Salary incentives is one of the mechanisms usually used by employers to reward their employees for their performance and productivity. Employees who perform well get incentives such as an increase, and those who perform dismally are often criticised, subjected to pay cuts or non-payment. This usually results in employee frustration.
Previously, employees used to approach the Department of Employment and Labour to refer a complaint against an employer where the employee is claiming that monies are owed by the employer. However, the CCMA's jurisdiction was extended by Section 73A of the Basic Condition of Employment Amendment Act (hereafter referred to as "the BCEA") to adjudicate claims concerning the failure to pay any amount owing by the employer to the employee.
Section 73A claims are not limited only to salaries but apply to statutory payments as well. These statutory amounts and amounts owing, include leave pay, bonus pay, notice pay, underpayment, unlawful deductions and payment for overtime, amongst others. Despite the various bargaining councils having jurisdiction to entertain certain labour matters, only the CCMA has jurisdiction to adjudicate claims in terms of Section 73A of the BCEA as provided on the CCMA LRA 7.11 Referral form.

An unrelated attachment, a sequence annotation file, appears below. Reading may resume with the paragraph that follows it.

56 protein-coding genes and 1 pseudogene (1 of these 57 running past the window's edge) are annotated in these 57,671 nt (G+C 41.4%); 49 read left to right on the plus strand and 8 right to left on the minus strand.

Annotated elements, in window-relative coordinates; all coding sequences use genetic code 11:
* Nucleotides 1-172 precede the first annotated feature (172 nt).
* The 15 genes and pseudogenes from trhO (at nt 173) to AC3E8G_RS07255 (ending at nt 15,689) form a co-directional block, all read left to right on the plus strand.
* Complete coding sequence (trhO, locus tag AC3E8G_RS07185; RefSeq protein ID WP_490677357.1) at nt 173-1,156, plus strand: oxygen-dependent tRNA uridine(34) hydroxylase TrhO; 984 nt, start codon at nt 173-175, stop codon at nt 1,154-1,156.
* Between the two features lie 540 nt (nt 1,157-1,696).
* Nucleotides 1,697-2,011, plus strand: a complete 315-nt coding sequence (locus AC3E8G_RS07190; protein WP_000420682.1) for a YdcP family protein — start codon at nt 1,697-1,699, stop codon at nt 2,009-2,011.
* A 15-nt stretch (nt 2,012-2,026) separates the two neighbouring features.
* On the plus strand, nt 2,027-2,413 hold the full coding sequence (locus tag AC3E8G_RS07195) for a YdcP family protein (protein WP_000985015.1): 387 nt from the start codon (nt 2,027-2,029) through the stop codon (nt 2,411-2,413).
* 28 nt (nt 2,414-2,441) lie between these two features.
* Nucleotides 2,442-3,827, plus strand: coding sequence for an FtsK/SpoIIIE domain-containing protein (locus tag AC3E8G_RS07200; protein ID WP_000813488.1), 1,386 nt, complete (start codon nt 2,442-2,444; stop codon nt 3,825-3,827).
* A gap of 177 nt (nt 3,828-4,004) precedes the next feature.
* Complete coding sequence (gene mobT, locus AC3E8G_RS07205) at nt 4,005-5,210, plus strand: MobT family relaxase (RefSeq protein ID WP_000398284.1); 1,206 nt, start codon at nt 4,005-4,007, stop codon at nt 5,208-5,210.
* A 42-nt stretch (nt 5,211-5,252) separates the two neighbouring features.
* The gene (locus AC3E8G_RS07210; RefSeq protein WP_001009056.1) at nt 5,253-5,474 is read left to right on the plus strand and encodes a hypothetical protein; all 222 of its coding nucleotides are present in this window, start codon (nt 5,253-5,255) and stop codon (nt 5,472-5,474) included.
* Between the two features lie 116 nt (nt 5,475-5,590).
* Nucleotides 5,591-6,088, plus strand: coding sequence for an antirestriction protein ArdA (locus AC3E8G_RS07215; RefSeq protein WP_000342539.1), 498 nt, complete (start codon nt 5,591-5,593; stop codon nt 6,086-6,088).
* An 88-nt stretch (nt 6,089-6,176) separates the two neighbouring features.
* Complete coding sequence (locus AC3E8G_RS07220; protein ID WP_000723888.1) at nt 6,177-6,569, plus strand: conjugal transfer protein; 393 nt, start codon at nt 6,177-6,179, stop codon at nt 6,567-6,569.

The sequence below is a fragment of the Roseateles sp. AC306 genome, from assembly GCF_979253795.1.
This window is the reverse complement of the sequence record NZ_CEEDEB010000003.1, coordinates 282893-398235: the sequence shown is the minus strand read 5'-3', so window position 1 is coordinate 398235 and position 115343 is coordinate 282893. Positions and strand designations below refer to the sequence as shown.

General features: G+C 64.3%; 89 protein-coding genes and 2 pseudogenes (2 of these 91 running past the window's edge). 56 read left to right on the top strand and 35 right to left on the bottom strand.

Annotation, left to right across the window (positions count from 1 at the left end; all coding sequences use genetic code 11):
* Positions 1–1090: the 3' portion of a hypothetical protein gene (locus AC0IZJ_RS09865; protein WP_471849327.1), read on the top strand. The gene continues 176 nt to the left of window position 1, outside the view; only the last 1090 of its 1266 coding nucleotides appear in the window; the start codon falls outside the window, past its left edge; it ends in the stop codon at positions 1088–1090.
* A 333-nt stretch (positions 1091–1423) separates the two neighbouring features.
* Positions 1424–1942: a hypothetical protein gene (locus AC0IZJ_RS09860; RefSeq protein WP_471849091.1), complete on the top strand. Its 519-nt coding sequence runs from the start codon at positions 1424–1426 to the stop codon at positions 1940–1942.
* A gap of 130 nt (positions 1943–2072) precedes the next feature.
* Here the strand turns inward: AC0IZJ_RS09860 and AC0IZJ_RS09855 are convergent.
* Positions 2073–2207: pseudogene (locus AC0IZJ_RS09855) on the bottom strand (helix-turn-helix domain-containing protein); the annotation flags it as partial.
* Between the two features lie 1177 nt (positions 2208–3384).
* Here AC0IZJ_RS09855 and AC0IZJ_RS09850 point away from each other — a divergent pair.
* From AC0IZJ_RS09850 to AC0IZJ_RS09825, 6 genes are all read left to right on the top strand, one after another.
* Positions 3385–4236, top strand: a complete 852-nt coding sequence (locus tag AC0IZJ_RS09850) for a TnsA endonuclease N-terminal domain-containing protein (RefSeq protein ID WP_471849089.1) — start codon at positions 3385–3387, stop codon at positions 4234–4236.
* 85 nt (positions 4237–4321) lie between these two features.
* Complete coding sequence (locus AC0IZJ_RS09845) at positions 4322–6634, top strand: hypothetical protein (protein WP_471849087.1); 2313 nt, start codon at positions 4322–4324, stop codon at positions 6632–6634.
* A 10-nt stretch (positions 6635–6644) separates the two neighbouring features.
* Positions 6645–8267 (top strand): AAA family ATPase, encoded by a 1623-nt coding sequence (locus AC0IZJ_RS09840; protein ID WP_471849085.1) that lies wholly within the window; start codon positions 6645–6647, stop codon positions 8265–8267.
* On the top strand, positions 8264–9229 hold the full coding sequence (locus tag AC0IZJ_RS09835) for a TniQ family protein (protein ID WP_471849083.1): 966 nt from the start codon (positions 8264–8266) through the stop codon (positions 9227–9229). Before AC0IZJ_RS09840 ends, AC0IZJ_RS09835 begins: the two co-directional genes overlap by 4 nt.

Unlike unfair dismissals or unfair labour practice disputes, when dealing with Section 73A claims, the BCEA makes it peremptory that arbitration must commence immediately after conciliation. Therefore, no party can object to arbitration commencing immediately after conciliation in Respect of these kind of disputes.
When does it apply?
Section 73A is intended to apply to low-income earners. It introduced measures to enforce claims employees have against employers for monies owing in terms of the BCEA and NMWA, a collective agreement, sectoral determination, or contract of employment.
Who does it apply to?
The provisions are applicable only to employees earning less than the BCEA annual threshold, which currently stands at R 211 596.30. They are not applicable to employees earning more than the abovementioned threshold. Therefore, employees earning above the threshold may approach the Labour Court or any Civil Court with the requisite jurisdiction to institute a claim.
Employers are advised to ensure that they pay their employees all the amounts they are lawfully entitled to. Failure or refusal to do so, will result in the employees instituting claims at the CCMA for monies they are lawfully entitled to.
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